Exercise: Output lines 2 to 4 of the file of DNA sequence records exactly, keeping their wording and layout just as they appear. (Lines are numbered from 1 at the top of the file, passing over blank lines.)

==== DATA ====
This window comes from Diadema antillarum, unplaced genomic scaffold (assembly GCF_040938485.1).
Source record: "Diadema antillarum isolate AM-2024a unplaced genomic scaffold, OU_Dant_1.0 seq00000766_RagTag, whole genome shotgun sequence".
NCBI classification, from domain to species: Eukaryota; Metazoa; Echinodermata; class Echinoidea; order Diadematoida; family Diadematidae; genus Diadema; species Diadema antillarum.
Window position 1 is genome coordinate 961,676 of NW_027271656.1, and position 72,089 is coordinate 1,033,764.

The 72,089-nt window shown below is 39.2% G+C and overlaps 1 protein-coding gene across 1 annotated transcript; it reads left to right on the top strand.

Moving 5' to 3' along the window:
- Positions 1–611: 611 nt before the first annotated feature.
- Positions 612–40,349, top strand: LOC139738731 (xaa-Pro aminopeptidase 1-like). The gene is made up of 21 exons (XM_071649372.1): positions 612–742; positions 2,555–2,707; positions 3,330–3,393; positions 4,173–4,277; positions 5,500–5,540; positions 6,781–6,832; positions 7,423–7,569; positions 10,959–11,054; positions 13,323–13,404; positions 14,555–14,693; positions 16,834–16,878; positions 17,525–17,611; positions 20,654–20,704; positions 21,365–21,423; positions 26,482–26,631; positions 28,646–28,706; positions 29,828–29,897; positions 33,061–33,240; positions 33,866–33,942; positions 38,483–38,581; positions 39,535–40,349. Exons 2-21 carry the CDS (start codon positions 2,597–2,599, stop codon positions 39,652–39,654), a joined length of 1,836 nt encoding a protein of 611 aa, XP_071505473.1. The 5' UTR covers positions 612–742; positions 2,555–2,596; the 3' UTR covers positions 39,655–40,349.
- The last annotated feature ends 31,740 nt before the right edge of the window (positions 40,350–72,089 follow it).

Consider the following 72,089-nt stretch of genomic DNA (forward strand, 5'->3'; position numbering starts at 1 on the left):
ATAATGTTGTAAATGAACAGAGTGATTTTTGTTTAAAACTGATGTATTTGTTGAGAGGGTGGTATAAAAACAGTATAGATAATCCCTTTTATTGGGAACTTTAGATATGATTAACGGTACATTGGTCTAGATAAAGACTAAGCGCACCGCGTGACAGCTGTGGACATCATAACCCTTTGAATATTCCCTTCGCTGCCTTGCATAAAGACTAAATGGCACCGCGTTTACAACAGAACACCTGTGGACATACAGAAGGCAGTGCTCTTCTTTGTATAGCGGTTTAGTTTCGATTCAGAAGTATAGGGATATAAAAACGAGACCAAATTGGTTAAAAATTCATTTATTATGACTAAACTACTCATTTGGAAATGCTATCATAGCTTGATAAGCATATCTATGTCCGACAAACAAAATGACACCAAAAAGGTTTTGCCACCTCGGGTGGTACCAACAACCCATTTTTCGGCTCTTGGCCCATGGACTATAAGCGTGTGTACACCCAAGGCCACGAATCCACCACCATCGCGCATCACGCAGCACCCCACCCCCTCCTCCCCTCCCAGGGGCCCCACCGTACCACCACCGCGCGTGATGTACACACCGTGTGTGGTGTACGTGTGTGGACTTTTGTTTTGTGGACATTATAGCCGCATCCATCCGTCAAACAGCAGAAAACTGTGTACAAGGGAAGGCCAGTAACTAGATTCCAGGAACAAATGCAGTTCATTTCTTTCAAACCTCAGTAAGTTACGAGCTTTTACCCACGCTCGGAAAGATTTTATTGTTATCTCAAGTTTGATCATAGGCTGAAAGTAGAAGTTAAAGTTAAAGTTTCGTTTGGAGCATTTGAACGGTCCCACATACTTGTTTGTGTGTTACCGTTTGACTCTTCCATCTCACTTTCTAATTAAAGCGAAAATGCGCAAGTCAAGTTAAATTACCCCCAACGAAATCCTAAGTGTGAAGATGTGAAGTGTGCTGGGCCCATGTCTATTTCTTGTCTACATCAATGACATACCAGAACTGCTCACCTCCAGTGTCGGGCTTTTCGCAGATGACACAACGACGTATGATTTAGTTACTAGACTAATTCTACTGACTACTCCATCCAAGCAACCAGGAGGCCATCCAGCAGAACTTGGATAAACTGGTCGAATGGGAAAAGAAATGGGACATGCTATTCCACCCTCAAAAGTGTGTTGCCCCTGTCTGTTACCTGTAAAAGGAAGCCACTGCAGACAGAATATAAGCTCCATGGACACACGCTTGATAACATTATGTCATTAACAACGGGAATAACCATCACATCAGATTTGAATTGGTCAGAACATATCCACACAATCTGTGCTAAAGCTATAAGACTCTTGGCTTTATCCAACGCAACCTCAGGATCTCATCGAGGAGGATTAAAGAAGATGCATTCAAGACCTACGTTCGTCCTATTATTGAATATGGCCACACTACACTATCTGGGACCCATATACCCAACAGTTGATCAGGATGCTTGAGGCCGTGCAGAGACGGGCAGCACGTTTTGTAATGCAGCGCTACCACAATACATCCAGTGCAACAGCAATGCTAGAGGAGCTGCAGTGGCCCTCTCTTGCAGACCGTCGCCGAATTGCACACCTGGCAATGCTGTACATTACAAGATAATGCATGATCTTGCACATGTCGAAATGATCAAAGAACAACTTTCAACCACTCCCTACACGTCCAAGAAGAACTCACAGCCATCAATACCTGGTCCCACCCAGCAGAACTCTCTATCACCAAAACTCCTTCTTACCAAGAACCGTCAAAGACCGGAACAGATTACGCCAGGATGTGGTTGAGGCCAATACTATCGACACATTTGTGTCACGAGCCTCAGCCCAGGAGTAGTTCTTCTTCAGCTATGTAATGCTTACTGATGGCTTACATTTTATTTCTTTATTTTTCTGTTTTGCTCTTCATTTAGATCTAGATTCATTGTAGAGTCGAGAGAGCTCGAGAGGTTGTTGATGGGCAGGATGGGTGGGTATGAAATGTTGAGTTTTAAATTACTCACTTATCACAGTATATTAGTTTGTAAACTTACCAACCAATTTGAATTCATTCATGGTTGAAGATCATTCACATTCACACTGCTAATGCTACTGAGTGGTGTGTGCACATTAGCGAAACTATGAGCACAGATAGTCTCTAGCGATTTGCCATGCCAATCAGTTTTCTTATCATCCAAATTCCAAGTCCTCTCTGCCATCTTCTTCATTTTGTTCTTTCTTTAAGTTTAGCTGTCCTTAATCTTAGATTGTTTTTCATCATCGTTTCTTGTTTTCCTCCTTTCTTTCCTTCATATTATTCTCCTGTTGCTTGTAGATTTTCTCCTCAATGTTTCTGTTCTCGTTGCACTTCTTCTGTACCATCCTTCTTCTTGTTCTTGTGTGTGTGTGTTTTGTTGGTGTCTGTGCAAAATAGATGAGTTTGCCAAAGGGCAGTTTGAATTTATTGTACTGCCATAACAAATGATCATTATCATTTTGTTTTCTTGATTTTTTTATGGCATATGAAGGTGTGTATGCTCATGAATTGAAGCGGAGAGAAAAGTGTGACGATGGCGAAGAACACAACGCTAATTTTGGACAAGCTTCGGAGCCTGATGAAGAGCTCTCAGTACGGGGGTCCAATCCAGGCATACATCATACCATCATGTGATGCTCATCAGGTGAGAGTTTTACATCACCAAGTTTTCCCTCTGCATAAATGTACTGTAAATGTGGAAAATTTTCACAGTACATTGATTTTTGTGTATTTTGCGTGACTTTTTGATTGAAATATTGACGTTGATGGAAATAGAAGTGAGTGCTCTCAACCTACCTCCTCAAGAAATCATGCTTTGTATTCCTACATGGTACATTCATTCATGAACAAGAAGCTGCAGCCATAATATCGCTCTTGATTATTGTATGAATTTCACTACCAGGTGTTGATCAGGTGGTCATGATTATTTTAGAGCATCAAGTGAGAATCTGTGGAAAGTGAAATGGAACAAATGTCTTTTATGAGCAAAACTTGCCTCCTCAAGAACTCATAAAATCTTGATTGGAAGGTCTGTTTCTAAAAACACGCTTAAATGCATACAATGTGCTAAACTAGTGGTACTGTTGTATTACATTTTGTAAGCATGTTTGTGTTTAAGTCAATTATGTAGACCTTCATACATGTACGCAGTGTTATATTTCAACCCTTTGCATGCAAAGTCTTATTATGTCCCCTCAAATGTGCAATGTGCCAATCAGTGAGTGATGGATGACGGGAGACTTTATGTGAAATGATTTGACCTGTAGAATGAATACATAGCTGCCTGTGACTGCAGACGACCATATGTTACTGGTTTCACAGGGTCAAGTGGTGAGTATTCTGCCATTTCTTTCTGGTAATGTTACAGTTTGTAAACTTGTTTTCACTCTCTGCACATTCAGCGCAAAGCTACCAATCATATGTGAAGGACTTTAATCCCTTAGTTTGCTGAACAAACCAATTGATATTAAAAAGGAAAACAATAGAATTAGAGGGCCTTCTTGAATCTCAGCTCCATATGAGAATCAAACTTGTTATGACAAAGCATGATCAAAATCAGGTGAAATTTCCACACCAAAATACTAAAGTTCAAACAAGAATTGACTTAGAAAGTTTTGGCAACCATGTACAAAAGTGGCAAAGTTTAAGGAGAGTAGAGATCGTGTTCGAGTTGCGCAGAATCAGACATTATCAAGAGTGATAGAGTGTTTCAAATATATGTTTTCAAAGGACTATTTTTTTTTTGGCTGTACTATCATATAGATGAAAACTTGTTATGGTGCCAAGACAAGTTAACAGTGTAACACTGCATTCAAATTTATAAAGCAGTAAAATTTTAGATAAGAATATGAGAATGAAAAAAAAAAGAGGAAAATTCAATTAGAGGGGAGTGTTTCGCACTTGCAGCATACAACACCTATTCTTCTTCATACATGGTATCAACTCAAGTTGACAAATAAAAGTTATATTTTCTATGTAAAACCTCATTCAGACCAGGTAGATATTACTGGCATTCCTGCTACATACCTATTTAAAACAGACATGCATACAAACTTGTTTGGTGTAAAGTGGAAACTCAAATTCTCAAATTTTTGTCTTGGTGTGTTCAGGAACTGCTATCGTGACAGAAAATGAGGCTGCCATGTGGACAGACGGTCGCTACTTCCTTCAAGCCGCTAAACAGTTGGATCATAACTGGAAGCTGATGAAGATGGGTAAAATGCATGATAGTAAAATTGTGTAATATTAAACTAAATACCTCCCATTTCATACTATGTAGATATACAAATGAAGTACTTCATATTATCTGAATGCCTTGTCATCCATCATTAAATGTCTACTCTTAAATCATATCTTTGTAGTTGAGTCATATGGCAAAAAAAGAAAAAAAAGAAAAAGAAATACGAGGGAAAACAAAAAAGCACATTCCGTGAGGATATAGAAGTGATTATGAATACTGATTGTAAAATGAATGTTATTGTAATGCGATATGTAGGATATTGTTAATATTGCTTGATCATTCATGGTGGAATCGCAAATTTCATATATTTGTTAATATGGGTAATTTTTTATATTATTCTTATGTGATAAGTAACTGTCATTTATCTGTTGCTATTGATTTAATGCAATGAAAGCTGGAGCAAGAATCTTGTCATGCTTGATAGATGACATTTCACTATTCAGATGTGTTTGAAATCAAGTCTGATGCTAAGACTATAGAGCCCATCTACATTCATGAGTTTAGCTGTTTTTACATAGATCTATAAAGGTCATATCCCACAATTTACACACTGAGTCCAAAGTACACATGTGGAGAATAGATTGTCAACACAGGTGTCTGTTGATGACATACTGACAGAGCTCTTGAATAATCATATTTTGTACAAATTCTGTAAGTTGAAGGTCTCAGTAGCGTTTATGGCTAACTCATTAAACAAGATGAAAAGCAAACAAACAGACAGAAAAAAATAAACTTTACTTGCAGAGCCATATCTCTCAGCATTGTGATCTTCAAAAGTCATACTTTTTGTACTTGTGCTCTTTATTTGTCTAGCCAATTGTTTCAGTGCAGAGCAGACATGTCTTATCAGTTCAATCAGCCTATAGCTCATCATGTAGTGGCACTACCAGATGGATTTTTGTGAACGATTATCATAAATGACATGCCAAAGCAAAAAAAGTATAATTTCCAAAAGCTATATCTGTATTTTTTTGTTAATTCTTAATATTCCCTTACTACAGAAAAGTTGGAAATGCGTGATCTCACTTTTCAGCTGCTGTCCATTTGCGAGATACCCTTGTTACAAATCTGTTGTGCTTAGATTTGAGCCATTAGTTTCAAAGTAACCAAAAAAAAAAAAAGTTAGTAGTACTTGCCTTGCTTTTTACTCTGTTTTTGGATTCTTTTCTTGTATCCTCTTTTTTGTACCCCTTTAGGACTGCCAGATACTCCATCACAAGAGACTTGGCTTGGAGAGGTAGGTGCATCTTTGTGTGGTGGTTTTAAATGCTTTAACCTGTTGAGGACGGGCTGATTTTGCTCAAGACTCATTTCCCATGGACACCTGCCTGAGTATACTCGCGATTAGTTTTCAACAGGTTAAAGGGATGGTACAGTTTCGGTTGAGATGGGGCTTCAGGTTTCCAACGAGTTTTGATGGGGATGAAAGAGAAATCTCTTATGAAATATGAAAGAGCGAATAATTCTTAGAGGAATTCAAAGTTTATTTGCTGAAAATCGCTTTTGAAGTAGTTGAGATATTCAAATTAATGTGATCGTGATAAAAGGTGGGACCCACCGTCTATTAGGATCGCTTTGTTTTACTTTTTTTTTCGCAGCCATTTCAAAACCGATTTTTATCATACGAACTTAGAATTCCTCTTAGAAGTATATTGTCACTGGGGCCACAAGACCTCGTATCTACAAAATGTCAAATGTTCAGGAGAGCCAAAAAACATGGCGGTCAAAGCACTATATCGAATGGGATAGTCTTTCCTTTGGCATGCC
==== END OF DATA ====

Source record: "Diadema antillarum isolate AM-2024a unplaced genomic scaffold, OU_Dant_1.0 seq00000766_RagTag, whole genome shotgun sequence".
NCBI classification, from domain to species: Eukaryota; Metazoa; Echinodermata; class Echinoidea; order Diadematoida; family Diadematidae; genus Diadema; species Diadema antillarum.
Window position 1 is genome coordinate 961,676 of NW_027271656.1, and position 72,089 is coordinate 1,033,764.